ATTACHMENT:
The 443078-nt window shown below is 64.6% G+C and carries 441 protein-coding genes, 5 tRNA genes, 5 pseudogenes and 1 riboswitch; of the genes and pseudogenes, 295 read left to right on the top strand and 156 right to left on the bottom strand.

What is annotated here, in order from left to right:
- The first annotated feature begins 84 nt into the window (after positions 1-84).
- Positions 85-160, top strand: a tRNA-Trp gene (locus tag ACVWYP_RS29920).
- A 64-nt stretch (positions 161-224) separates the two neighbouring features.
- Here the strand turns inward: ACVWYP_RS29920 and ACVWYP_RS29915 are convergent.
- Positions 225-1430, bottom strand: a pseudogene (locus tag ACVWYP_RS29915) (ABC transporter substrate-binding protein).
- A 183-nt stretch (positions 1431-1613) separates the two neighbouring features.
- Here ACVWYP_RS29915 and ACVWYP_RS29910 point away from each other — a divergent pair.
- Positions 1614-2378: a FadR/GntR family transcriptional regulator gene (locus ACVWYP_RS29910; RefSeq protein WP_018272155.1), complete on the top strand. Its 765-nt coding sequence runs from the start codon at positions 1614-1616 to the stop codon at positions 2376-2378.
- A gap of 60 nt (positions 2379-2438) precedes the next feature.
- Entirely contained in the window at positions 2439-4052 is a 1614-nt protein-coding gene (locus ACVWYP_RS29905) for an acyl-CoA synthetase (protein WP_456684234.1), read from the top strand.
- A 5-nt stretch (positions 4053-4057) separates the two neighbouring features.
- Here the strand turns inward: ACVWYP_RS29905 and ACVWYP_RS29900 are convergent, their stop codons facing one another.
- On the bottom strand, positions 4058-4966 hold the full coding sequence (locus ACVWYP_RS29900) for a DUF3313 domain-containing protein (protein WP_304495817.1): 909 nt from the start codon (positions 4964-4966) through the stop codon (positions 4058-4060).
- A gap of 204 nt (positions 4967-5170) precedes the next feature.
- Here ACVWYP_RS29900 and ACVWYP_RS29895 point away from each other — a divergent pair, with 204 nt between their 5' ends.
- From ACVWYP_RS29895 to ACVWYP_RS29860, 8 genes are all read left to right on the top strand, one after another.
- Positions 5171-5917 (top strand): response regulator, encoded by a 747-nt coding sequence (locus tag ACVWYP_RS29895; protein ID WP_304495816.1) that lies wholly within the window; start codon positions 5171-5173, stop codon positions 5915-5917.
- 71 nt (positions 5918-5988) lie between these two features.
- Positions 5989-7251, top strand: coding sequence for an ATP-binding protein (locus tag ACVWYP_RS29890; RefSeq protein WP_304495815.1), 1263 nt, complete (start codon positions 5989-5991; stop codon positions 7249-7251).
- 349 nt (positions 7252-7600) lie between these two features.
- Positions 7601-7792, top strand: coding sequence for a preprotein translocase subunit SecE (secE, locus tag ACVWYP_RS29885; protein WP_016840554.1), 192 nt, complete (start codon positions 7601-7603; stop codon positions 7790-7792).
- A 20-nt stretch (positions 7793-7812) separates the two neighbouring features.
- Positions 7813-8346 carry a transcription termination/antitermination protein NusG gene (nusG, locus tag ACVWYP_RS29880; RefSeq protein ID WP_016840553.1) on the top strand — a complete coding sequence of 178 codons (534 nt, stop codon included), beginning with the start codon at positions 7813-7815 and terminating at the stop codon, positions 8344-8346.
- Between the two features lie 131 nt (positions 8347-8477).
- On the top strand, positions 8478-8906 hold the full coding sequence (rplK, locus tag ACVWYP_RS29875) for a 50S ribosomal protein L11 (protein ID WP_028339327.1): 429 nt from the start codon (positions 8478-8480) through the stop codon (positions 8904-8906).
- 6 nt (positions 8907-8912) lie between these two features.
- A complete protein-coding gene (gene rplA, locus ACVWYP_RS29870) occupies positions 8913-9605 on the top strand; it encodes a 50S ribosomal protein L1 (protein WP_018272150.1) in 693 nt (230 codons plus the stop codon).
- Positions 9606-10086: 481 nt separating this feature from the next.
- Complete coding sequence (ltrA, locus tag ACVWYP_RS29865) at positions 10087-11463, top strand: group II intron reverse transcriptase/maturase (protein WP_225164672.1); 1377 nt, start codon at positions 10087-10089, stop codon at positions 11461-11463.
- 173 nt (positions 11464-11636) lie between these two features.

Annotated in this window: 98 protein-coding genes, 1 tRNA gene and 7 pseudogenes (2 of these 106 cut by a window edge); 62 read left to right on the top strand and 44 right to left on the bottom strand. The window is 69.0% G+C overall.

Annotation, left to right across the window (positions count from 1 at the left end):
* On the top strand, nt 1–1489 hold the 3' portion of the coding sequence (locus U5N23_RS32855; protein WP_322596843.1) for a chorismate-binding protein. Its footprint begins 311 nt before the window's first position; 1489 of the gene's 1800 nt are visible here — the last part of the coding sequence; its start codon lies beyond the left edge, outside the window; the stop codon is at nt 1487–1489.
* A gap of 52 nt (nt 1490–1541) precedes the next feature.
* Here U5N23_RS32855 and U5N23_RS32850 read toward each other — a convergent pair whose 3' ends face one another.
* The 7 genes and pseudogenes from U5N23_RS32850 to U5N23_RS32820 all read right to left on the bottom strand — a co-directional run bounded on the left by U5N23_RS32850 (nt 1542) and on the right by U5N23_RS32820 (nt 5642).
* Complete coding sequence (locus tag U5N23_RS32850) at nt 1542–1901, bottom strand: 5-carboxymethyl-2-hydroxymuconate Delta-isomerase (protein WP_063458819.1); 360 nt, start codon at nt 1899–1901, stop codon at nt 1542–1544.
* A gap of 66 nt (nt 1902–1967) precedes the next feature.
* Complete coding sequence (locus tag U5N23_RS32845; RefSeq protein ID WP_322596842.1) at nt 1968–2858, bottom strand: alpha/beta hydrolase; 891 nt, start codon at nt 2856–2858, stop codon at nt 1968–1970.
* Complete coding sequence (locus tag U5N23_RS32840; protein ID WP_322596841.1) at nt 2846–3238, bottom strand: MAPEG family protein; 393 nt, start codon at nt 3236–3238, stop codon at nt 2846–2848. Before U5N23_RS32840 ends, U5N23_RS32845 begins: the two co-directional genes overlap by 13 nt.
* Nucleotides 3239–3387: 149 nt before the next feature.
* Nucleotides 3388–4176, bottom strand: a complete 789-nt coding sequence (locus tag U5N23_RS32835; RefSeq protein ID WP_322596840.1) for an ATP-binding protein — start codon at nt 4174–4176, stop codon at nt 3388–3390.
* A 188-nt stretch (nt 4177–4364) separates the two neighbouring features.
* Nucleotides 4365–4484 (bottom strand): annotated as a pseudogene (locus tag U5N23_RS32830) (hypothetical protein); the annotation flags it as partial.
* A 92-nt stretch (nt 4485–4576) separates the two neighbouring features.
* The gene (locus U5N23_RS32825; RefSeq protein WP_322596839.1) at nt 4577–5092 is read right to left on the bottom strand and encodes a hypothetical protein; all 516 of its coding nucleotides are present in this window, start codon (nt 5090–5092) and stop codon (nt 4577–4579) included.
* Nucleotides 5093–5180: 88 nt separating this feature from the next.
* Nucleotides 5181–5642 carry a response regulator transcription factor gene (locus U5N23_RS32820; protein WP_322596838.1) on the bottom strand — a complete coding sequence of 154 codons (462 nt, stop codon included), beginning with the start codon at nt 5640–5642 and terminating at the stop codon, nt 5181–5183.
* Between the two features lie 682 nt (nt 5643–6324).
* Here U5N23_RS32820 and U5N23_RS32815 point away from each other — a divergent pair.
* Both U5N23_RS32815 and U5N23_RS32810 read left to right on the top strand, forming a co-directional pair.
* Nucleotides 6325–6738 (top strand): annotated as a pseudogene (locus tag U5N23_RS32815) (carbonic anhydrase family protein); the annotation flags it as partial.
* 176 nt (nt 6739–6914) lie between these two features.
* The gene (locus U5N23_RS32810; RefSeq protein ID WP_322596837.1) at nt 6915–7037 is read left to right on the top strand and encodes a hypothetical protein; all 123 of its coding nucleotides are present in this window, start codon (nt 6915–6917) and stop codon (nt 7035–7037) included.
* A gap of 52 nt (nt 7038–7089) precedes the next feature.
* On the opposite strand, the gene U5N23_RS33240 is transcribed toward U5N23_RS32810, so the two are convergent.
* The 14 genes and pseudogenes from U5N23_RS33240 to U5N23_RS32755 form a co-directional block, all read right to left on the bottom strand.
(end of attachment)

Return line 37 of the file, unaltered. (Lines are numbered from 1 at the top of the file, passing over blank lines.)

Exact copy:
* Here U5N23_RS32855 and U5N23_RS32850 read toward each other — a convergent pair whose 3' ends face one another.